Digest>Archives> July 2006

Point Fermin Enters New Era

Comments?    


You can see an enlarged version of this picture by clicking here.
>> Click to enlarge <<
Historic image of Point Fermin in its early days ...

The architecturally beautiful Point Fermin Lighthouse, which celebrated its 130th birthday this past December, has entered a new era as a more than ever popular tourist desitnation.

You can see an enlarged version of this picture by clicking here.
>> Click to enlarge <<
The locals referred to Point Fermin Lighthouse, ...

If a visit to the California or Los Angeles is in your plans a visit to the immaculately restored lighthouse, which resembles New Jersey’s Hereford Inlet Lighthouse, is an absolute must.

You can see an enlarged version of this picture by clicking here.
>> Click to enlarge <<
People can often be found enjoying the beautiful ...

Although you will be amazed by the beauty of the park and the restored lighthouse, it is important to remember the unique history of the 1874 lighthouse that once had it’s lantern room removed.

You can see an enlarged version of this picture by clicking here.
>> Click to enlarge <<
Los Angeles City Councilwomen Janice Hahn and ...

Interestingly, the first keepers of the lighthouse were women, When sisters Mary and Ella Smith arrived here in 1874, the area was isolated and barren and not well suited for women keepers. However, they must have like it as they stayed on for eight years.

You can see an enlarged version of this picture by clicking here.
>> Click to enlarge <<
In 1909, thousands of people went to Point ...

The lighthouse gained national fame in 1899, when thousands of people gathered at the site to witness railroad cars dumping rocks to build a breakwater. The first car dumped its rocks as President William McKinley symbolically pressed a button in the White House.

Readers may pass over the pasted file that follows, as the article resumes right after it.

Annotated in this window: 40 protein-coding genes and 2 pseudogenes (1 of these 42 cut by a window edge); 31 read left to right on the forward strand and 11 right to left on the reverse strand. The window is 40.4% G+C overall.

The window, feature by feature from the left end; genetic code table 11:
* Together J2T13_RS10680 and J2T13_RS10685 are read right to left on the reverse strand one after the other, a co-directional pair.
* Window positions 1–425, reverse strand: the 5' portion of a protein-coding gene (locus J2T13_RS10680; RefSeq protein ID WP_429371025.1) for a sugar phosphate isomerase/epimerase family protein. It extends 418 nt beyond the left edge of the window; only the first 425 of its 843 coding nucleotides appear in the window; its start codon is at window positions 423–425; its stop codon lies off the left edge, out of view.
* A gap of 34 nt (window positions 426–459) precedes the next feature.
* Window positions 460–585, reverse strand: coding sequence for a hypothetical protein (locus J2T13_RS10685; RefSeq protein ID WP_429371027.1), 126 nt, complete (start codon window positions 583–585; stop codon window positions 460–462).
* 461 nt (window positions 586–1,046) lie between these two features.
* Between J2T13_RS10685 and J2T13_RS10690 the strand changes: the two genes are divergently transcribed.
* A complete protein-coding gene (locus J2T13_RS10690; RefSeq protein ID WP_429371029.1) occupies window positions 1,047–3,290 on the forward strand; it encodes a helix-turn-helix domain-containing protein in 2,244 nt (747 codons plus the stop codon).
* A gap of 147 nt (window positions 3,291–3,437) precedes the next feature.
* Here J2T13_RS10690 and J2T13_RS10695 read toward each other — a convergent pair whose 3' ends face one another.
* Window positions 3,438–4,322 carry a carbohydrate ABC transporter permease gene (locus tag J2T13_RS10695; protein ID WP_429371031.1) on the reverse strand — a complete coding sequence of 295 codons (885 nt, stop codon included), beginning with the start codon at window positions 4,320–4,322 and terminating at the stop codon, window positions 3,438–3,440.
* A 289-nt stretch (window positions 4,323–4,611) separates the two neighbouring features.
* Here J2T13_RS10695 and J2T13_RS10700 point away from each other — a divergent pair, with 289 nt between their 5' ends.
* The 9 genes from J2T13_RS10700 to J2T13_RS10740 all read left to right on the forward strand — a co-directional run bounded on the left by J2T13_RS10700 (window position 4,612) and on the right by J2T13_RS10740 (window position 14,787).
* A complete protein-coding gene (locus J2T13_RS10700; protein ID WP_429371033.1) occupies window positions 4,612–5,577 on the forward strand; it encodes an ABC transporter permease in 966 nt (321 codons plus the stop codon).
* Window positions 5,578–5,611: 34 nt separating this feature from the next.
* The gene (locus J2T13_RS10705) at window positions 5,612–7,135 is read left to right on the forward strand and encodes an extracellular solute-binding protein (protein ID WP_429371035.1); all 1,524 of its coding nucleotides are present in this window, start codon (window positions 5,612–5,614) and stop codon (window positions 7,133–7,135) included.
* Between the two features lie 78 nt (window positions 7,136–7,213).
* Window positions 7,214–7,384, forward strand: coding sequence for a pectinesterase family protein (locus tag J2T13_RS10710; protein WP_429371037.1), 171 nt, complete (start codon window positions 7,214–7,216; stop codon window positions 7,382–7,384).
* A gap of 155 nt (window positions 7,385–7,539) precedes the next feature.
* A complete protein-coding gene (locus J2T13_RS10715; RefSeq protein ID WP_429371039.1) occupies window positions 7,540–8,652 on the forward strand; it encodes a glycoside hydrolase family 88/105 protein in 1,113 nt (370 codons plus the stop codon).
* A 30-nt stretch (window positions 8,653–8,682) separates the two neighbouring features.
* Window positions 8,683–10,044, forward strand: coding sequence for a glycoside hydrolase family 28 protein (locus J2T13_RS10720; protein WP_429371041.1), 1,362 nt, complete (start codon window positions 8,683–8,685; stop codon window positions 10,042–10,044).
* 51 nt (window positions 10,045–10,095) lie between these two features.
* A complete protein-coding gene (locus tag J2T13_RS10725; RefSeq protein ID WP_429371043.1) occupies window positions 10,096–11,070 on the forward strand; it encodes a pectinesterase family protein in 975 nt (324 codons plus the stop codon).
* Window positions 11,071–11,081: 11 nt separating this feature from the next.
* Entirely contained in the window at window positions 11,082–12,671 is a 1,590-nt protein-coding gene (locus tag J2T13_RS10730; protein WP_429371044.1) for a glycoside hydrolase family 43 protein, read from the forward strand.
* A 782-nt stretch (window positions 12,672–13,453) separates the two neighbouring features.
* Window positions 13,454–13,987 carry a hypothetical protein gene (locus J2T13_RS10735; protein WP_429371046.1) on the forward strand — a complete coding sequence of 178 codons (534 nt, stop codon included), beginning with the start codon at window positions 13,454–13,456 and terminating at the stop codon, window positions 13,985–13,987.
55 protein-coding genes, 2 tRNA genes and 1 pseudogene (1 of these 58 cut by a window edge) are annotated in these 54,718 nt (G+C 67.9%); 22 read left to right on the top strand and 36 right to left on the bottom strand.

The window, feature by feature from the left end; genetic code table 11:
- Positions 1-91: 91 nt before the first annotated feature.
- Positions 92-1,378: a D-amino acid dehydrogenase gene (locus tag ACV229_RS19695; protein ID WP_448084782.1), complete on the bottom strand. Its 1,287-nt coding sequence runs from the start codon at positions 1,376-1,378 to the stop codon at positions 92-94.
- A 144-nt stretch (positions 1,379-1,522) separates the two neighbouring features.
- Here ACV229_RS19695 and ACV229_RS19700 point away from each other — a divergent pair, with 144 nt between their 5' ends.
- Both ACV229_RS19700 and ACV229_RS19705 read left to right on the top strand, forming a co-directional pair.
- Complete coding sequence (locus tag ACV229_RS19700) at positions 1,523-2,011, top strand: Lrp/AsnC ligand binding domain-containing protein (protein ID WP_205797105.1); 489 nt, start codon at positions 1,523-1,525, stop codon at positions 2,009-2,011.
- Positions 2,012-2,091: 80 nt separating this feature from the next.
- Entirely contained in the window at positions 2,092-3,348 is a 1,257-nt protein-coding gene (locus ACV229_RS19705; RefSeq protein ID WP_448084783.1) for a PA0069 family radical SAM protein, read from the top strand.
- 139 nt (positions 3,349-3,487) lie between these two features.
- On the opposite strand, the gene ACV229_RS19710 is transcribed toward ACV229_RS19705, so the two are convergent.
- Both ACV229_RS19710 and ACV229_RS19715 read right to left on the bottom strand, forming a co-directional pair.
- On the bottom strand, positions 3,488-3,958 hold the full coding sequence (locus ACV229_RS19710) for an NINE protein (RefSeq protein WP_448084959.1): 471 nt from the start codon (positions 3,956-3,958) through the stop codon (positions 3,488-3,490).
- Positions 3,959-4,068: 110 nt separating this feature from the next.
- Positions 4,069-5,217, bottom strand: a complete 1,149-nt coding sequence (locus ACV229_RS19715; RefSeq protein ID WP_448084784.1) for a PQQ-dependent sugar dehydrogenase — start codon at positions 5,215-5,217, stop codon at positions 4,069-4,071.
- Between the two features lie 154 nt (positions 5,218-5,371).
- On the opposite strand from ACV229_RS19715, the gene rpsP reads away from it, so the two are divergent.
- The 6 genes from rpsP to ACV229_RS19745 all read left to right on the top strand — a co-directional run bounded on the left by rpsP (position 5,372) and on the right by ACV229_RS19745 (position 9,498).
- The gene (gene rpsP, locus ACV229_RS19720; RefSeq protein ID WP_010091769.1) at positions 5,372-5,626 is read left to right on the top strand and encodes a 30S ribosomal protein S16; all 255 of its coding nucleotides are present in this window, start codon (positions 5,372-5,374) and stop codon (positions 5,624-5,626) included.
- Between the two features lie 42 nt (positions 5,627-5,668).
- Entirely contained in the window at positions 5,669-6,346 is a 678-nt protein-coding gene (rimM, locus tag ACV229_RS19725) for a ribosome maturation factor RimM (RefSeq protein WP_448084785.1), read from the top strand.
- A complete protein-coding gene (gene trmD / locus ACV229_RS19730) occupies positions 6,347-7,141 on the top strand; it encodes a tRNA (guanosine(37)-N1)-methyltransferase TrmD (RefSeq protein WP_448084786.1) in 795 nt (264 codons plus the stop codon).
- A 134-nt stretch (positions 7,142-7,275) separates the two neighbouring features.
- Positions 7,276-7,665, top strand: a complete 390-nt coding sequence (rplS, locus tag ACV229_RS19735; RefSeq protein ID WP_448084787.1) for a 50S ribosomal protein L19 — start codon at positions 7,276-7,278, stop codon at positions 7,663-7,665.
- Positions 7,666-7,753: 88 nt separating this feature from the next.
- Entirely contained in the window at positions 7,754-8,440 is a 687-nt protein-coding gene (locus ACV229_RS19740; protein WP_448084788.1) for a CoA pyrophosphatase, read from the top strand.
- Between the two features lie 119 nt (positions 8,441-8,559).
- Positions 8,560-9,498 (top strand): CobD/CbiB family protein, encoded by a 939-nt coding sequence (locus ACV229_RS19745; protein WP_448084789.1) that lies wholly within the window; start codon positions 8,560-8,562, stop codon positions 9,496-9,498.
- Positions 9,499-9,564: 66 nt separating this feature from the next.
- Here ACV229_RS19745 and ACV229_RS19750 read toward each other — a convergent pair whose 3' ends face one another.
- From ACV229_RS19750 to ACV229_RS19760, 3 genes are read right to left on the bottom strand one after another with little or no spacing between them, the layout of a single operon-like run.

You can see an enlarged version of this picture by clicking here.
>> Click to enlarge <<
John Olguin, who co-led the effort in the early ...

In 1909, the lighthouse grounds were again filled with thousands of people as they came to witness the arrival of President Teddy Roosevelt’s “Great White Fleet” of warships as they steamed into the harbor on the fleet’s historic voyage around the world to show off America’s might.

At the outbreak of World War II, Point Fermin Lighthouse was darkened and its lantern room was removed and replaced with a square room that was used as a lookout post for enemy ships and planes.

By 1972, two local citizens, John Olguin and Bill Olesen, realizing that there is nothing more degrading than a lighthouse without a lantern room, led a fund raising initiative to reinstall a lantern room, which was accomplished by 1974, in time for the 100th birthday of the lighthouse.

The Point Fermin Lighthouse is now open free to the public Tuesdays through Sundays between 1pm and 4pm with guided tours every hour at 1pm, 2pm, and 3pm, however the lighthouse is closed on major holidays and major holiday weekends. Managed by the City of Los Angeles Department of Recreation and Parks, private tours can be arranged for groups by calling (310) 241-0684.

This story appeared in the July 2006 edition of Lighthouse Digest Magazine. The print edition contains more stories than our internet edition, and each story generally contains more photographs - often many more - in the print edition. For subscription information about the print edition, click here.

All contents copyright © 1995-2014 by Lighthouse Digest®, Inc. No story, photograph, or any other item on this website may be reprinted or reproduced without the express permission of Lighthouse Digest. For contact information, click here.

Featured
Products

Subscribe
to Lighthouse Digest


Lighthouse Keeping


U.S. Lighthouse Service Plaque


Lighthouse Service Sweatshirt












Subscribe   Contact Us   About Us   Copyright Foghorn Publishing, 1994- 2014   Lighthouse Facts     Lighthouse History